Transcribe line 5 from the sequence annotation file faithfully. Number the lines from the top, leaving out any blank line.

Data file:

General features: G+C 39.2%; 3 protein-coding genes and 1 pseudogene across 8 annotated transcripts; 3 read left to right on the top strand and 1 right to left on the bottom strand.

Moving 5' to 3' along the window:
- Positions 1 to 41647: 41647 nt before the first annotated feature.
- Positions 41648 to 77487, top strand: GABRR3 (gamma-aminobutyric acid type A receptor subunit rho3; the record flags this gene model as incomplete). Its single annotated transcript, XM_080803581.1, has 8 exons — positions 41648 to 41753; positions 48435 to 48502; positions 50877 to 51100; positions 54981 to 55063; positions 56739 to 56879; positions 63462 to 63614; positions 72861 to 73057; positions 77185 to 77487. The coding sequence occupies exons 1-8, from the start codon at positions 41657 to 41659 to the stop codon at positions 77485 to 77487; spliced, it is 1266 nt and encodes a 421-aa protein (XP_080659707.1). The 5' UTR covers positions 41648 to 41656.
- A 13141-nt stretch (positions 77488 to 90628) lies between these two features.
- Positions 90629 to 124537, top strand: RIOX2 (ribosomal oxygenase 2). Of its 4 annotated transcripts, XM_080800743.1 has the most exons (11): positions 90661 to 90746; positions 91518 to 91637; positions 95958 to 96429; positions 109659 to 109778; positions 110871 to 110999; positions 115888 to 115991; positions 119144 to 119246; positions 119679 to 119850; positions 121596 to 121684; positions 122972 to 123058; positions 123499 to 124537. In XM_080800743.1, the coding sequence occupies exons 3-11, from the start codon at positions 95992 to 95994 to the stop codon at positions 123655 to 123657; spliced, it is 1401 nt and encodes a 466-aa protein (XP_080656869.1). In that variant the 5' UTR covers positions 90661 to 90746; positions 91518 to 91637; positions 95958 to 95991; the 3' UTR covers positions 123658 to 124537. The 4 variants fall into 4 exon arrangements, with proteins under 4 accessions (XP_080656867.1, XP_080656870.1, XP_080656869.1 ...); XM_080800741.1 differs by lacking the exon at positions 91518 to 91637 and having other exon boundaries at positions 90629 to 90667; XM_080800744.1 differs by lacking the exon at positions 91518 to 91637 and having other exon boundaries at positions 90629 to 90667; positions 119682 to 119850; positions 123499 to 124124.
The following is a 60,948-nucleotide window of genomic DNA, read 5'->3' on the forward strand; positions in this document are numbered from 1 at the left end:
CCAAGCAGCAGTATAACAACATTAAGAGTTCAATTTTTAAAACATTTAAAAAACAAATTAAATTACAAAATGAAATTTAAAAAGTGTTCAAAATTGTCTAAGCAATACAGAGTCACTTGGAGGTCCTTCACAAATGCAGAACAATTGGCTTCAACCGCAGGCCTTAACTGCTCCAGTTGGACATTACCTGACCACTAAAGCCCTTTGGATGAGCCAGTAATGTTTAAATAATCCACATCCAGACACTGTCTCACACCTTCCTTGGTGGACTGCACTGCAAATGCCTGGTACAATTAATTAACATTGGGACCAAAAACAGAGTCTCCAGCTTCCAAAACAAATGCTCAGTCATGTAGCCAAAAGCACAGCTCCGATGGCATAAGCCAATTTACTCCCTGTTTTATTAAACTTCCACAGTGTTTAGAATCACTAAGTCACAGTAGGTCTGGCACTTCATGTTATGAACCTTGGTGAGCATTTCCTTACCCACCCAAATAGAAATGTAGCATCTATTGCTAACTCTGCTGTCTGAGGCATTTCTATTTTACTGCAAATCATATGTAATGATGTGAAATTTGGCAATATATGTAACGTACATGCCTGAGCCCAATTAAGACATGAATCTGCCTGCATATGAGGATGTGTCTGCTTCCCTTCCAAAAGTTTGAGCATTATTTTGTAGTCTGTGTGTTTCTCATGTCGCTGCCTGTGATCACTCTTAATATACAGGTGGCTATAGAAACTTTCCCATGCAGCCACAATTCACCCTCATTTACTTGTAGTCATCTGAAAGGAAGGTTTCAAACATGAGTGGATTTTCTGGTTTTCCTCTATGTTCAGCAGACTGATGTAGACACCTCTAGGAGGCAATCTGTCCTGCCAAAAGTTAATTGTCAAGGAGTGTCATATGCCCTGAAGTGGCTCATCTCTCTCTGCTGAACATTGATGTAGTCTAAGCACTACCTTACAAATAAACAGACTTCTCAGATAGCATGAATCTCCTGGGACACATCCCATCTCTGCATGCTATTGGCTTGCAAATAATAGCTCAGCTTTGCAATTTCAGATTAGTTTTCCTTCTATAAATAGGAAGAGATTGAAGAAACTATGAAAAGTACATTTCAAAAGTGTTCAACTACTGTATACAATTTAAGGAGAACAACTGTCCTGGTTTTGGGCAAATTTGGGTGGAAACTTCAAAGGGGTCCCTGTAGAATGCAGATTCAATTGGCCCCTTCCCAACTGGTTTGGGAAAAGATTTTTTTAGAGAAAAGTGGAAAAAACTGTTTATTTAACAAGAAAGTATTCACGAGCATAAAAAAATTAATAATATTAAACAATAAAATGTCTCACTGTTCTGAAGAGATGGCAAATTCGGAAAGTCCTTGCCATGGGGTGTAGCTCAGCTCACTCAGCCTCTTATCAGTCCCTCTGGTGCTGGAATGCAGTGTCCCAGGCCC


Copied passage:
- A 13141-nt stretch (positions 77488 to 90628) lies between these two features.